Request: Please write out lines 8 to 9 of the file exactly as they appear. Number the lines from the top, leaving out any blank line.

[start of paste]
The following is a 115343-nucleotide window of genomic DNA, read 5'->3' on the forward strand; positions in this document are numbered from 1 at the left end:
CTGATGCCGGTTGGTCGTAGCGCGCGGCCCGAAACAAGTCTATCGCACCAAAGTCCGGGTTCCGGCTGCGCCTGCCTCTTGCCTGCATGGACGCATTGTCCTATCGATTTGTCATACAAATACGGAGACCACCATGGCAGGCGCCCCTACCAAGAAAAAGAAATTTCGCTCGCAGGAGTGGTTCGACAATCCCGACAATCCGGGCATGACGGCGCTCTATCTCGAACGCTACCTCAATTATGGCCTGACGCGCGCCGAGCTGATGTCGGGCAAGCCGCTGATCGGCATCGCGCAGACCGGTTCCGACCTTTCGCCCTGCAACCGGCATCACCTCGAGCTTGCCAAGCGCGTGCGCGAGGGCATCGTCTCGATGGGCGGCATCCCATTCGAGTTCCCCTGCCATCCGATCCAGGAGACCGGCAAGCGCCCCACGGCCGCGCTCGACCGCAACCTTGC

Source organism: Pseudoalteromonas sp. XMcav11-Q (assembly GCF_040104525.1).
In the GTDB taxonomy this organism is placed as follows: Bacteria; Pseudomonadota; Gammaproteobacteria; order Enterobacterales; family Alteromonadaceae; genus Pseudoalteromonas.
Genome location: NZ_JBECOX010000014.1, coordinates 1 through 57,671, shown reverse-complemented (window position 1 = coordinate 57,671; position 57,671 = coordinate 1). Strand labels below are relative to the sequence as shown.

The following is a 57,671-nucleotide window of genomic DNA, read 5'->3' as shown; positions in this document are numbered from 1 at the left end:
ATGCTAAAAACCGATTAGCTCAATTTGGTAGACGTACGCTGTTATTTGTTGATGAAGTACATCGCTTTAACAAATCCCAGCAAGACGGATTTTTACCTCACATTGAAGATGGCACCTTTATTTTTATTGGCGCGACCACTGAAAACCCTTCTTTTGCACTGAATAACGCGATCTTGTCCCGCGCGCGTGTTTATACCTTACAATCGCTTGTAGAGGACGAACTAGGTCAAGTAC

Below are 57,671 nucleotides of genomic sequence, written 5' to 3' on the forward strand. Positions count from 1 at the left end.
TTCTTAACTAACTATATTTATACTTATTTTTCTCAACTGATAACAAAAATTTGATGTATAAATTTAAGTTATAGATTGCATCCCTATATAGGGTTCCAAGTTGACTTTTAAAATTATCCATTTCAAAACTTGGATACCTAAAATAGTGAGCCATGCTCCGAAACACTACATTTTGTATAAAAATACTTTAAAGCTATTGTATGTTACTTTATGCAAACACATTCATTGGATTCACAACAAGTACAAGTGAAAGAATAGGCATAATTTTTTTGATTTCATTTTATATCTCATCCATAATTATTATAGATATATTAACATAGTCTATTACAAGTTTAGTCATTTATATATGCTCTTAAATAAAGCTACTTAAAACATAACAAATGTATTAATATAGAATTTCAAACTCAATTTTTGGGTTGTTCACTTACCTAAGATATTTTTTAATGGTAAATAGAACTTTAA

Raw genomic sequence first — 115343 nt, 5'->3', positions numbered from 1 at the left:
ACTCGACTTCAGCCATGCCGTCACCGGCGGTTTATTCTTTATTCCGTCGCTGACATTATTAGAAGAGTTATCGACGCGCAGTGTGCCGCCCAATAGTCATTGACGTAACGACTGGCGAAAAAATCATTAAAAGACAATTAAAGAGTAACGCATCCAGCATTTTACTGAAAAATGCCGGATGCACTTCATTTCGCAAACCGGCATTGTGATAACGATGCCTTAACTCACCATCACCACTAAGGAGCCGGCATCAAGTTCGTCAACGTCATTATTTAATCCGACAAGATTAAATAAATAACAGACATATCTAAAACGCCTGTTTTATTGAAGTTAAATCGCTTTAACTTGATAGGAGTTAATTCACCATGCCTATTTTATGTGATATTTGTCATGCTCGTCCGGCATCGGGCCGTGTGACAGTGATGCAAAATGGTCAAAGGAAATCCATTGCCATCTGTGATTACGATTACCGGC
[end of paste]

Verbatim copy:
Below are 57,671 nucleotides of genomic sequence, written 5' to 3' on the forward strand. Positions count from 1 at the left end.
TTCTTAACTAACTATATTTATACTTATTTTTCTCAACTGATAACAAAAATTTGATGTATAAATTTAAGTTATAGATTGCATCCCTATATAGGGTTCCAAGTTGACTTTTAAAATTATCCATTTCAAAACTTGGATACCTAAAATAGTGAGCCATGCTCCGAAACACTACATTTTGTATAAAAATACTTTAAAGCTATTGTATGTTACTTTATGCAAACACATTCATTGGATTCACAACAAGTACAAGTGAAAGAATAGGCATAATTTTTTTGATTTCATTTTATATCTCATCCATAATTATTATAGATATATTAACATAGTCTATTACAAGTTTAGTCATTTATATATGCTCTTAAATAAAGCTACTTAAAACATAACAAATGTATTAATATAGAATTTCAAACTCAATTTTTGGGTTGTTCACTTACCTAAGATATTTTTTAATGGTAAATAGAACTTTAA